Friday, December 21, 2007


An acquaintance (whose nationality and ethnicity may not be revealed under UAE law) dined several times a week at a 'Chinese' restaurant in Dubai.

I believe (no accurate statistics are available) that the majority of the staff at 'Chinese' restaurants in the UAE were trained at a top 'Chinese' cookery school in Mumbai. My guess is that the second largest training school for the staff of Dubai 'Chinese' restaurants is located somewhere in Manila.

I suspect my acquaintance could recognize a young lady from the sub-Continent, but he assumed that the winsome young lady who stood behind the counter at his favourite 'Chinese' restaurant must be from China.

He struggled to find a Chinese language Christmas card. Failing, he purchased a blank card and, with some help, managed to write, 'Happy New Year and Merry Christmas' using the older Wade-Giles transliteration, still used in Taiwan, but abandoned in China for the newer pinyin.

I know he spent quite a lot of time and effort on the card.

However, the young lady is a Philippina, and her understanding of Chinese is at the same level as that of my acquaintance. Had she been from mainland China, she would have been unable to read Wade-Giles (and probably pinyin, which is mainly for the waiguaren visiting China).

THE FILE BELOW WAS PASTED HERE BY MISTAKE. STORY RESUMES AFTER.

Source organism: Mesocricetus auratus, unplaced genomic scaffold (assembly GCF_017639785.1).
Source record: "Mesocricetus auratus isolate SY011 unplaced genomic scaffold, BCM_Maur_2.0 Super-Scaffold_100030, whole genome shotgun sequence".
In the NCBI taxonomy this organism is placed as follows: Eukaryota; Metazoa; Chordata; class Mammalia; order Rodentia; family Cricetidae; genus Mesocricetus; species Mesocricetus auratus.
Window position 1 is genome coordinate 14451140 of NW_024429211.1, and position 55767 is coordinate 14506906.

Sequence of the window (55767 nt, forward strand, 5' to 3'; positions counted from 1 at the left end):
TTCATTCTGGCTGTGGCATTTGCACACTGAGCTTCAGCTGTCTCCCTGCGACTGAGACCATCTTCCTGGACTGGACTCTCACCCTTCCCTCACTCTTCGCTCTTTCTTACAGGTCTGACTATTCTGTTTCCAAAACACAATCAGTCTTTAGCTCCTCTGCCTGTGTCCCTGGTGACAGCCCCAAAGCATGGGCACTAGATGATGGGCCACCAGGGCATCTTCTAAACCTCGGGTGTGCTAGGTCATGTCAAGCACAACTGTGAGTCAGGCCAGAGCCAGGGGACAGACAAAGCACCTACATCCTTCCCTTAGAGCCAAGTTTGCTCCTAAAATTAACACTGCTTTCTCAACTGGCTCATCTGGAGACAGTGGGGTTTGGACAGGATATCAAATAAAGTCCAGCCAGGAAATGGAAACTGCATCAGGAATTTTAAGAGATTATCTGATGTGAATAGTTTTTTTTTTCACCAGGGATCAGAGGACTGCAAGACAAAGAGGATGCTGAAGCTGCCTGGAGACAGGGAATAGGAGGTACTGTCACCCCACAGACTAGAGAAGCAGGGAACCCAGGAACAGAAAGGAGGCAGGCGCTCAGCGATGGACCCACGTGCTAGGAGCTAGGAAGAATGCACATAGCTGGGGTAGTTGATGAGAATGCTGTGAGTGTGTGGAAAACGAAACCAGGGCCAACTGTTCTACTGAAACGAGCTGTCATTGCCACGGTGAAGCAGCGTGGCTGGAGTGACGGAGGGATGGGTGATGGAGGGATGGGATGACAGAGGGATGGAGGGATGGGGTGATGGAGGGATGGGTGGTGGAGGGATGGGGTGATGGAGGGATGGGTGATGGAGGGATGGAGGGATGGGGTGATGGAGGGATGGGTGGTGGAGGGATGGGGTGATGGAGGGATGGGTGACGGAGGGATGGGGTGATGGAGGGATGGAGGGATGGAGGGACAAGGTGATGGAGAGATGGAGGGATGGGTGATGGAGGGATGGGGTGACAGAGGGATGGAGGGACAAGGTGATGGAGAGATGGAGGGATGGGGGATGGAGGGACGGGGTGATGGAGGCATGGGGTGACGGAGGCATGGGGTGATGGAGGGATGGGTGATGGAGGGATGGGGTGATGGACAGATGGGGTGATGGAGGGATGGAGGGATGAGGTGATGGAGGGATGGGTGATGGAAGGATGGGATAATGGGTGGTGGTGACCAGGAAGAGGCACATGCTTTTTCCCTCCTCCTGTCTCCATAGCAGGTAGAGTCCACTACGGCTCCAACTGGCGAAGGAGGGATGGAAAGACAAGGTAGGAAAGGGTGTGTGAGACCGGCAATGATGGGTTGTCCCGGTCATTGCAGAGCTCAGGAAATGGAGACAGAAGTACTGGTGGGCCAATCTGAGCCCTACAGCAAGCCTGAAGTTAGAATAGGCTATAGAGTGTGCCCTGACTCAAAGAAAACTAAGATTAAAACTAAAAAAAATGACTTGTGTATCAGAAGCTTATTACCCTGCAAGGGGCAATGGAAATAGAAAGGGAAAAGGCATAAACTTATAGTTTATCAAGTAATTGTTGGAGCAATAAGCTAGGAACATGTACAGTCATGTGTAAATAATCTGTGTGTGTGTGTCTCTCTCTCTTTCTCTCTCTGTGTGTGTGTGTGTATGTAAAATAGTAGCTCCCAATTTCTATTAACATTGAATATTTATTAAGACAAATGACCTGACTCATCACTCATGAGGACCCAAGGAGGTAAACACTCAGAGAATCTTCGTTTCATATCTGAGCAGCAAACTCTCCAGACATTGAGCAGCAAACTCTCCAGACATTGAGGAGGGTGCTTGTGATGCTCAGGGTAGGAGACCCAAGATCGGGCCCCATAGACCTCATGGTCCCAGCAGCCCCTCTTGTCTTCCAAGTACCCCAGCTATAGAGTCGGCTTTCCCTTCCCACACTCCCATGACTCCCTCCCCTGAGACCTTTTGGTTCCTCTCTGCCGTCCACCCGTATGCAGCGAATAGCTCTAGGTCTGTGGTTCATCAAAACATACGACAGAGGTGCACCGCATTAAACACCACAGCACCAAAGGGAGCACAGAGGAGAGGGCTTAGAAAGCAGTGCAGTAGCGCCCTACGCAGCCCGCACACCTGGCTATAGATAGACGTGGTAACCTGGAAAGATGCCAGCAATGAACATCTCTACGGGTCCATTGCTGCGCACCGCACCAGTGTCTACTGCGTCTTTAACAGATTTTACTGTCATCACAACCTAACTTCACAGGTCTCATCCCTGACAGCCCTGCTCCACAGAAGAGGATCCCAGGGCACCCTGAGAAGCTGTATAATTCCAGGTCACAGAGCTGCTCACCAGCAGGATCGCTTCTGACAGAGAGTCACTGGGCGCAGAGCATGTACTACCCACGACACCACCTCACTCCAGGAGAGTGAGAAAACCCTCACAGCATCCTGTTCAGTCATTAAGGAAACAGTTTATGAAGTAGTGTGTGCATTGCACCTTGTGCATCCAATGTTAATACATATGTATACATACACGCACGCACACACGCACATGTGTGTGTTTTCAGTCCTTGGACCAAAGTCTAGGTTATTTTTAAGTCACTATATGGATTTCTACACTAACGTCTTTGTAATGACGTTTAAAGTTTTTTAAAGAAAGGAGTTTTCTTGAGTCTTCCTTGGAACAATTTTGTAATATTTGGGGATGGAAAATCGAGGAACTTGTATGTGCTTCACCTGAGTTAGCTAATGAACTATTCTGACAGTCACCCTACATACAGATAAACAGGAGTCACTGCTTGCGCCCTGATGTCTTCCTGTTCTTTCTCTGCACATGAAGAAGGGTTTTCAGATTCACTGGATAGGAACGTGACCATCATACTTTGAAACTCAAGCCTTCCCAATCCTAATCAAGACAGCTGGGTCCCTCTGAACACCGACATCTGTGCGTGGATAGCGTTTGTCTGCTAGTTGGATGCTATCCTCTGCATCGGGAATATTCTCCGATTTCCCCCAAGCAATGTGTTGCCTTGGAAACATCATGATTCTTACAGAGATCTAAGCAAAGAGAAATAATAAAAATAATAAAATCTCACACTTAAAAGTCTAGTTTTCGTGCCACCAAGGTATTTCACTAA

While I can't give the nationality of my acquaintance, I think it's safe to say that he is Oriental, though that word has little meaning in English. Some English speakers accept that the concept of the Orient was first developed by the Greeks, and use the Greek meaning of the word Orient, which is everything East of the Hellespont. Most British I've known use the word Orient to mean everything East of Calais. Americans, when they refer to the Orient, only mean far East Asia.

Still, it's refreshing to know that the knowledge of geography of my Oriental acquaintance is at parity with that of most English speakers.


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